From David Denby’s review of Soderbergh’s new movie Contagion in the New Yorker:
“Contagion” is, of course, a 9/11-anniversary movie, though probably not one that the public was expecting. Soderbergh appears to be saying, “I’ll show you something far worse than a terrorist attack, and no fundamentalist fanatic planned it.” The film suggests that, at any moment, our advanced civilization could be close to a breakdown exacerbated by precisely what is most advanced in it. And the movie shows us something else: heroic work by scientists and Homeland Security officials. We can’t help noticing that with two exceptions—a French doctor who works for the World Health Organization (Marion Cotillard) and a renegade epidemiologist in San Francisco (Elliott Gould)—the heroes are all employees of the federal government, and instinctively factual people. No one prays, no one calls on God. “Contagion” lacks any spiritual dimension—except for its passionate belief in science and rational administration. The movie says: When there’s real trouble, we’re in the hands of the reality-based community. No one else matters.
Fire historian Stephen Pyne writes in the Tyee A Wildfire Expert Views the Money Meltdown:
There are no absolute assurances that wildfire will not from time to time spill over into settlements, any more than markets won’t fizz and bubble; but we know how to keep such outbreaks from happening routinely. It’s messy, irritating to fundamentalists (both those of the wilderness and of the market), and not cheap. So far, we continue to drop money and fire retardant on the flames. That may not quench the fire but it makes good political theater.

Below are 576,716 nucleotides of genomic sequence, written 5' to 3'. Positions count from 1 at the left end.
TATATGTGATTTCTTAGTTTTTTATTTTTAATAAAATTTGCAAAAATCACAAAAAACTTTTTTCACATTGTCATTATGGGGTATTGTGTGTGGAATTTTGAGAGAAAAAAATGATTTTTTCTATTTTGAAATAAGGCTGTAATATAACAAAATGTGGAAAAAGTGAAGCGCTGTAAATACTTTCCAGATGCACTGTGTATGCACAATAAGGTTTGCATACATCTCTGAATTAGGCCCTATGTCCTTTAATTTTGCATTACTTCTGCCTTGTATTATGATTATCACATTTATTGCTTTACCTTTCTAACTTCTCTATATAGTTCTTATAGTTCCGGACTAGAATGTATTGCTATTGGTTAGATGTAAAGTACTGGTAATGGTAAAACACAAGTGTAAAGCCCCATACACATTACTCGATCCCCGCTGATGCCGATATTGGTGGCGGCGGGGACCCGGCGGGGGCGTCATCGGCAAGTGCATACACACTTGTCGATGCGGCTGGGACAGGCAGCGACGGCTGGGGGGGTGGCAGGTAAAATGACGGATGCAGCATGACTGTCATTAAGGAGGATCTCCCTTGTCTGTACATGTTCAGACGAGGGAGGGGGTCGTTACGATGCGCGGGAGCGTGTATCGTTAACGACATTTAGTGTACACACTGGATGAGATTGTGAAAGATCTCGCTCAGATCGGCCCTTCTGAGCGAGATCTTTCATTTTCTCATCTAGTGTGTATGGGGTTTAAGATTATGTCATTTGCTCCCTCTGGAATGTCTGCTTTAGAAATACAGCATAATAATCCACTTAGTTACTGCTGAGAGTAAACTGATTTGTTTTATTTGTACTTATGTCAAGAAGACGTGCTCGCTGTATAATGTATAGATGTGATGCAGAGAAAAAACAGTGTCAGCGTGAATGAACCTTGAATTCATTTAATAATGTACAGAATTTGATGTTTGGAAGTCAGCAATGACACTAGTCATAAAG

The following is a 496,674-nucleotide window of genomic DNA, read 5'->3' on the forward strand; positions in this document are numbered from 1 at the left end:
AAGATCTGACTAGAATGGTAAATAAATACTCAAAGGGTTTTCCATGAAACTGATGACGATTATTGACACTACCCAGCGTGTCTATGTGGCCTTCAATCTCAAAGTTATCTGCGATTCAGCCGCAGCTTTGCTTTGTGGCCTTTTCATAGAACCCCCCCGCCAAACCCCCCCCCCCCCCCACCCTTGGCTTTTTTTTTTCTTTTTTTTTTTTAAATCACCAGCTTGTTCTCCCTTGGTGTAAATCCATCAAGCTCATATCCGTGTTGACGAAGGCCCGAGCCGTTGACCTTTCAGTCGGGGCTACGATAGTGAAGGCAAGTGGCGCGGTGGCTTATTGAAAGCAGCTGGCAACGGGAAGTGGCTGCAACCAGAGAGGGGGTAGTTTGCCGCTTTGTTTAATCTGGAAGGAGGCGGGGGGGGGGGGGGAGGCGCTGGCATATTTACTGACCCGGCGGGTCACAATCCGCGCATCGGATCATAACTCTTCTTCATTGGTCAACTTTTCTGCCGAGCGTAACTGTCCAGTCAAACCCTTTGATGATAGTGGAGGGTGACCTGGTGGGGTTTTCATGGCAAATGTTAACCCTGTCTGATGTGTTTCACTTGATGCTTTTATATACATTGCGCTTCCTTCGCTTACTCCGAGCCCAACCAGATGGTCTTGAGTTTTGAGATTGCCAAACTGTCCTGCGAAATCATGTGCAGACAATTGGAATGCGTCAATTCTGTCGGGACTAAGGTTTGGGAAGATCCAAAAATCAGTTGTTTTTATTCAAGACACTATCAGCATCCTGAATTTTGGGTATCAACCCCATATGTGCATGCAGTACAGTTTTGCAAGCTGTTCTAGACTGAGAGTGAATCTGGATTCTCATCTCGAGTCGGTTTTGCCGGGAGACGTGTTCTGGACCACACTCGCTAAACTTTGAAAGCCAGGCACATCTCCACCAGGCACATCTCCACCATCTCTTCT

At some point, however, the money will run out completely and it will no longer be possible to pretend that we can rebuild; everything will simply burn to ash. We will have to deal with the landscape itself. The power of fire resides in its power to propagate: you control that power by controlling fire’s environment. So too the power of fiscal contagion requires control over the entire scene.
For the present we’re caught between two nasty fires. It’s time we put some distance between ourselves and both of them. We can’t control the winds, we only know they will blow again.
Navigating the surprises of the anthropocene